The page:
After a six-year run-up for the Indianapolis-based oil refiner that saw its revenue nearly double, the company has eliminated about 25 jobs, 2 percent of its workforce, in recent months.
The only memories of thousands of long-gone manufacturing jobs are the giant, vacant factories left behind when companies bolt—after consolidation, restructuring or in search of cheaper labor.
Trump, a frequent critic of trade deals, twice referred to Carrier as he discussed trade and jobs at a Republican presidential debate Saturday night in South Carolina.
Of the 154 stores being closed in the U.S., 102 will be in its Walmart Express category, which has been in a pilot program since 2011. About 10,000 U.S. employees will be affected.
The U.S. job market continues to appear strikingly robust. Over the past 12 months, the number of people collecting unemployment benefits has dropped 7.7 percent to 2.2 million.
The trend indicates that employers are confident enough in future consumer demand to retain their staffs. The number of people receiving benefits fell 50,000 to 2.22 million.
Expected to take effect in May, the Indianapolis layoffs are part of a company-wide strategy to wind down student loan services.
Company spokeswoman Courtney Boone said the Pittsburgh-based steelmaker plans to talk with affected workers and the United Steelworkers union about whether they will be transferred or laid off.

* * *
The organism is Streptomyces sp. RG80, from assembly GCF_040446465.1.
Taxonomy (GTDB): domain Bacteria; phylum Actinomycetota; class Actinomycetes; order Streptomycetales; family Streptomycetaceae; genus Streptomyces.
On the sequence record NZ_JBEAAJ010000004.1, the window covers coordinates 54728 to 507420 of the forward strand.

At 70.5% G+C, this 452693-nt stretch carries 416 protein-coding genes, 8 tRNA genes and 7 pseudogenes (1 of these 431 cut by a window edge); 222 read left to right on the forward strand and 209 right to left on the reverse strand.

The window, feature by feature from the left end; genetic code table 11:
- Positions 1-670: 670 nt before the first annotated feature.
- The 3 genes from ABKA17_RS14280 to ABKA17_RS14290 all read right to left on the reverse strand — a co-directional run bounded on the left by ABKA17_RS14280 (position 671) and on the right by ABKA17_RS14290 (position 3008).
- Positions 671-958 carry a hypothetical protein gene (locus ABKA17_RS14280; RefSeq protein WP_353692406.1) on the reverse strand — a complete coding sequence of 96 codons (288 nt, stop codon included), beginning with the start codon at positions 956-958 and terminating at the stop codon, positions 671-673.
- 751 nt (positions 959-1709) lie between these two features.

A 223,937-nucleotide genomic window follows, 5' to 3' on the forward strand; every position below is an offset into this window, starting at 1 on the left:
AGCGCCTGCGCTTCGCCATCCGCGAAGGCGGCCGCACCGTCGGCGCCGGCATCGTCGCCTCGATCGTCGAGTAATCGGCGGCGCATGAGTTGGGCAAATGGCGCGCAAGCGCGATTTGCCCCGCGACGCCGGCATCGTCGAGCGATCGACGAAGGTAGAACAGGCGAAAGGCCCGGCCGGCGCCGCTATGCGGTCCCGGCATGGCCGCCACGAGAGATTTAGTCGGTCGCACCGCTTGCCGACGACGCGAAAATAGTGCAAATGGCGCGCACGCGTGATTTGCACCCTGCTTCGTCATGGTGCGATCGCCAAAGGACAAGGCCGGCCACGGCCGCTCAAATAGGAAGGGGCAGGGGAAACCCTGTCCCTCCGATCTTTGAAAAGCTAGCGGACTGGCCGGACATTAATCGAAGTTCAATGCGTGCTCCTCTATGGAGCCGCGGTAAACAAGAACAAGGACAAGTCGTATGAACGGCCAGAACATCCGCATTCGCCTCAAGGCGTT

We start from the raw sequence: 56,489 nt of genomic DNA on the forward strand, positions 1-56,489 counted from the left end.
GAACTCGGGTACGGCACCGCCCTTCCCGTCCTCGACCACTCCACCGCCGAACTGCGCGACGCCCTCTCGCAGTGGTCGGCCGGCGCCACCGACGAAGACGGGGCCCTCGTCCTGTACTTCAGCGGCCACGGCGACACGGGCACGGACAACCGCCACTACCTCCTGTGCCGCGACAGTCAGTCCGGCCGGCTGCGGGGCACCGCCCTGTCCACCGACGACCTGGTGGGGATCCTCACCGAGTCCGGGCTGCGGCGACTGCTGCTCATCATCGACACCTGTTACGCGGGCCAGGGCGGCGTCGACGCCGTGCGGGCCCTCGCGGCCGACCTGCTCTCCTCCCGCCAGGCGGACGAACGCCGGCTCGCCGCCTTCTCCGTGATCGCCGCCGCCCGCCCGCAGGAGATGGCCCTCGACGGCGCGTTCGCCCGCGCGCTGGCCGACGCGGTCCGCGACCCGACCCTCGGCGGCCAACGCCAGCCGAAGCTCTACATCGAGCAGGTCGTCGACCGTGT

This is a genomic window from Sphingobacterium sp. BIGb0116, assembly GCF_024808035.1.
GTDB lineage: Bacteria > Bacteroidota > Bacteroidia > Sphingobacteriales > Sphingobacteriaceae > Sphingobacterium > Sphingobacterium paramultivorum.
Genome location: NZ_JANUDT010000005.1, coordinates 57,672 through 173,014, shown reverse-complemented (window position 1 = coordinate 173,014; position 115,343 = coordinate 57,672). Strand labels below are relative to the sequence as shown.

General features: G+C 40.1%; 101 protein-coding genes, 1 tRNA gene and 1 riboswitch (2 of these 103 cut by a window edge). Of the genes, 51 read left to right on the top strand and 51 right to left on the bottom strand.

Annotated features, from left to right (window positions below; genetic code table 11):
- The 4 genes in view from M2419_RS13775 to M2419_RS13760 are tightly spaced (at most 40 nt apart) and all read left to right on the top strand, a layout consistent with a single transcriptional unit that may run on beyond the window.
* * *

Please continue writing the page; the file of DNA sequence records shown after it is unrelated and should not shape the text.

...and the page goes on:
The company said it would idle its Indiana Harbor Long Carbon facility March 1 and shut down its rolling mill in the next three months. Both facilities are in East Chicago.
A division of CVS Pharmacy Inc. said it would consolidate work done at the facility to locations in Littleton, Colorado, and Jackson, Tennessee.
More Americans sought unemployment benefits last week, but the number of applications continues to be at historically low levels that suggest solid economic growth will continue.
The number of people seeking jobless benefits has been at historically low levels for 14 of the past 15 weeks. That indicates companies are retaining workers and expecting economic growth to continue.
Indianapolis-based employees have been offered voluntary severance packages as the global engine maker follows through on plans to eliminate about 2,600 positions company-wide.
The global firm is planning 2,600 job cuts over 18 months, primarily in its aerospace division. Its Indianapolis operations, which employ about 4,500 people, are devoted mostly to civil and defense aerospace work.